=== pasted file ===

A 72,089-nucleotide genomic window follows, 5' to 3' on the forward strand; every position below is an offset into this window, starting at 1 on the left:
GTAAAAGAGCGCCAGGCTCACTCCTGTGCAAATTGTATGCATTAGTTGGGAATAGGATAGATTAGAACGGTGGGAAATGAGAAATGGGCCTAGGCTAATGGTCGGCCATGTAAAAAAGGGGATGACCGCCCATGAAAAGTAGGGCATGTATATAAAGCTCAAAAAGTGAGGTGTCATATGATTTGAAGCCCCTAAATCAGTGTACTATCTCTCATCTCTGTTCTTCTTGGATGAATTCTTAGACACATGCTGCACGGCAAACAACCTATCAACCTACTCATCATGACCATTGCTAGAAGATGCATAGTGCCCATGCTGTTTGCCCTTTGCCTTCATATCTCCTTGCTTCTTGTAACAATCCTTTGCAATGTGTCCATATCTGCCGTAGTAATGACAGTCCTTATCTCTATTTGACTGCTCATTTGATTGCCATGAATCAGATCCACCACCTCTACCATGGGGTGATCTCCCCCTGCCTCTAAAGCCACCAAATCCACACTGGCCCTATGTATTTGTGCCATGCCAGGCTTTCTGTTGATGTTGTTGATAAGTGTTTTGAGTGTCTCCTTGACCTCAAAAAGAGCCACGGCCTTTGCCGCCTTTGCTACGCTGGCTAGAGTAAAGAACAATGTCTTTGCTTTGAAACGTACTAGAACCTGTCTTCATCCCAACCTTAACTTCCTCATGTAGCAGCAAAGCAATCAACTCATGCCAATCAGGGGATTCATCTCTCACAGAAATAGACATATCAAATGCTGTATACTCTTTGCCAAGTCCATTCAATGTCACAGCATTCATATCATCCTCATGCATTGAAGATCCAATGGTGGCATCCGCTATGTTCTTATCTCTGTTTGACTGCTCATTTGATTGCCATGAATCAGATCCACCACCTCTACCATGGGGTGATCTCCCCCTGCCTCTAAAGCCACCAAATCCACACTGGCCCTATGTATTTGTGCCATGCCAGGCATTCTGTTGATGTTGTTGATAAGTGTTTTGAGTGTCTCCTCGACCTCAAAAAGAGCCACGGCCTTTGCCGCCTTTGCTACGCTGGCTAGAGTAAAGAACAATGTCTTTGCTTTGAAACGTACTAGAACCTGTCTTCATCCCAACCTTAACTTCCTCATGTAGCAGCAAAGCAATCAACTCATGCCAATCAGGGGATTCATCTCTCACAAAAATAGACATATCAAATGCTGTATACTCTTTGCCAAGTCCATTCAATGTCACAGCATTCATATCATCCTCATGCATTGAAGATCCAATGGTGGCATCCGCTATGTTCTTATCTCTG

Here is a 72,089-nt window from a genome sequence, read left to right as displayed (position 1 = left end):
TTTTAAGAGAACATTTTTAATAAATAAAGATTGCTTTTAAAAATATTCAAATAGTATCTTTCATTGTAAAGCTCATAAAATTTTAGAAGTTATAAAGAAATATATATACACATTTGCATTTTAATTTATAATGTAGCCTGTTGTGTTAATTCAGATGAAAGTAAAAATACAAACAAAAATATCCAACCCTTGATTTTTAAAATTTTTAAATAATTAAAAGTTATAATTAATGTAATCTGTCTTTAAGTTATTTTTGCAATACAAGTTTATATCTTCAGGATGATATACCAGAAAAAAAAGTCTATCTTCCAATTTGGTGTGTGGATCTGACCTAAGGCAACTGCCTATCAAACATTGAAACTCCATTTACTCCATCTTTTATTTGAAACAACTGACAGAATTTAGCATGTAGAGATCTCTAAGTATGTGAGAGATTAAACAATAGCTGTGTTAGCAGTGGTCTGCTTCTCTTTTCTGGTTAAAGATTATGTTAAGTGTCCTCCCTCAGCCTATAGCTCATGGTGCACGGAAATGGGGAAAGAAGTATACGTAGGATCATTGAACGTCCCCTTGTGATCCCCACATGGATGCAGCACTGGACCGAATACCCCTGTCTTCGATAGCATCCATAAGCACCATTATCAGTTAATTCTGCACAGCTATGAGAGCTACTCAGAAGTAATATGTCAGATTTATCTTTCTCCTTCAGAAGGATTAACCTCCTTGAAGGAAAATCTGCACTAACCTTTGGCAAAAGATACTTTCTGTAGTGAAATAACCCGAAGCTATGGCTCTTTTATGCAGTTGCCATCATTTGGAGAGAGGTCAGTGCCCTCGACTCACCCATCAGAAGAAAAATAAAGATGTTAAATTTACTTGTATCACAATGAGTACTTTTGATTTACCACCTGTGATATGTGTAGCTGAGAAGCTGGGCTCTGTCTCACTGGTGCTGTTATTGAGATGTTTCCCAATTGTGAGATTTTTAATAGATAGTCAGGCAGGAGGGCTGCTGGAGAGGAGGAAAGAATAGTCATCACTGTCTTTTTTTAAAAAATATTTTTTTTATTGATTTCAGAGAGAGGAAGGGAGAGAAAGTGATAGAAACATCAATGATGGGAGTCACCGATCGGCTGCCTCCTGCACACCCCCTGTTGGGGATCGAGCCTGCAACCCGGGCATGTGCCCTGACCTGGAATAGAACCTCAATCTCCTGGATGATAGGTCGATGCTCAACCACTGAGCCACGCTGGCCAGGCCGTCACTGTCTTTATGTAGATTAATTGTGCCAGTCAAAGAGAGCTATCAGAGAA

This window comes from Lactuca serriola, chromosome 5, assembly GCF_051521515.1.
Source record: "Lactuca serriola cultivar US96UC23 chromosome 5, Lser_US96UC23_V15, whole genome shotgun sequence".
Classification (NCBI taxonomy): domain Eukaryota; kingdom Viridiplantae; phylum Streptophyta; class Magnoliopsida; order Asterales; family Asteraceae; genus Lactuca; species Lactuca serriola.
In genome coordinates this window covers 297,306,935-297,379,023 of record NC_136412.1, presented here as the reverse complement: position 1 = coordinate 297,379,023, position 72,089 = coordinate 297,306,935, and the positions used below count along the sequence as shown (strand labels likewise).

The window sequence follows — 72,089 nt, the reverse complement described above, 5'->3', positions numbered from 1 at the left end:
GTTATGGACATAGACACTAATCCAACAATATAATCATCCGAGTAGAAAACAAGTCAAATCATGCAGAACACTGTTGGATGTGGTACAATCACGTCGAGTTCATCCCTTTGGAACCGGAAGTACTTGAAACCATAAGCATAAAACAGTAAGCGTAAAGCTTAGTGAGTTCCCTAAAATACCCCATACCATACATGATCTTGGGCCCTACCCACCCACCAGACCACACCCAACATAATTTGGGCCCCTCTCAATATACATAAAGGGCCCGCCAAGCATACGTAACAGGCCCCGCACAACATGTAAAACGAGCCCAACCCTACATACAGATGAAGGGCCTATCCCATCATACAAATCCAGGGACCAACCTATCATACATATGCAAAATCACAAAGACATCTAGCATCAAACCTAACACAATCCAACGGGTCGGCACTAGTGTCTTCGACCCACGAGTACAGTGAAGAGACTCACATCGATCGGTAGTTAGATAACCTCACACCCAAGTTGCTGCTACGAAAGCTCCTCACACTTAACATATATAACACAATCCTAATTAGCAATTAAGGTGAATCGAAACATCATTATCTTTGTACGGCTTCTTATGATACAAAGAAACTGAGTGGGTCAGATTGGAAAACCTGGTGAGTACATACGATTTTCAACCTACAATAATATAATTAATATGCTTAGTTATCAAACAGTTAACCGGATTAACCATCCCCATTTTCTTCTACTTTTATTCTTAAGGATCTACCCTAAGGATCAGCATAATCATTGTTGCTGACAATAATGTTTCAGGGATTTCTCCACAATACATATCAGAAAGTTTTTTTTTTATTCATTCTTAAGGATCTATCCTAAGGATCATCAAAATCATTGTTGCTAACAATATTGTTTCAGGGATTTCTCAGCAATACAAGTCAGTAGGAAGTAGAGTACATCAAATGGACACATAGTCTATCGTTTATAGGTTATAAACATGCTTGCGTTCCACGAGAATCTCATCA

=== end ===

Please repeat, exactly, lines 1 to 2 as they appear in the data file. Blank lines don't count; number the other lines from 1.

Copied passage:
A 72,089-nucleotide genomic window follows, 5' to 3' on the forward strand; every position below is an offset into this window, starting at 1 on the left:
GTAAAAGAGCGCCAGGCTCACTCCTGTGCAAATTGTATGCATTAGTTGGGAATAGGATAGATTAGAACGGTGGGAAATGAGAAATGGGCCTAGGCTAATGGTCGGCCATGTAAAAAAGGGGATGACCGCCCATGAAAAGTAGGGCATGTATATAAAGCTCAAAAAGTGAGGTGTCATATGATTTGAAGCCCCTAAATCAGTGTACTATCTCTCATCTCTGTTCTTCTTGGATGAATTCTTAGACACATGCTGCACGGCAAACAACCTATCAACCTACTCATCATGACCATTGCTAGAAGATGCATAGTGCCCATGCTGTTTGCCCTTTGCCTTCATATCTCCTTGCTTCTTGTAACAATCCTTTGCAATGTGTCCATATCTGCCGTAGTAATGACAGTCCTTATCTCTATTTGACTGCTCATTTGATTGCCATGAATCAGATCCACCACCTCTACCATGGGGTGATCTCCCCCTGCCTCTAAAGCCACCAAATCCACACTGGCCCTATGTATTTGTGCCATGCCAGGCTTTCTGTTGATGTTGTTGATAAGTGTTTTGAGTGTCTCCTTGACCTCAAAAAGAGCCACGGCCTTTGCCGCCTTTGCTACGCTGGCTAGAGTAAAGAACAATGTCTTTGCTTTGAAACGTACTAGAACCTGTCTTCATCCCAACCTTAACTTCCTCATGTAGCAGCAAAGCAATCAACTCATGCCAATCAGGGGATTCATCTCTCACAGAAATAGACATATCAAATGCTGTATACTCTTTGCCAAGTCCATTCAATGTCACAGCATTCATATCATCCTCATGCATTGAAGATCCAATGGTGGCATCCGCTATGTTCTTATCTCTGTTTGACTGCTCATTTGATTGCCATGAATCAGATCCACCACCTCTACCATGGGGTGATCTCCCCCTGCCTCTAAAGCCACCAAATCCACACTGGCCCTATGTATTTGTGCCATGCCAGGCATTCTGTTGATGTTGTTGATAAGTGTTTTGAGTGTCTCCTCGACCTCAAAAAGAGCCACGGCCTTTGCCGCCTTTGCTACGCTGGCTAGAGTAAAGAACAATGTCTTTGCTTTGAAACGTACTAGAACCTGTCTTCATCCCAACCTTAACTTCCTCATGTAGCAGCAAAGCAATCAACTCATGCCAATCAGGGGATTCATCTCTCACAAAAATAGACATATCAAATGCTGTATACTCTTTGCCAAGTCCATTCAATGTCACAGCATTCATATCATCCTCATGCATTGAAGATCCAATGGTGGCATCCGCTATGTTCTTATCTCTG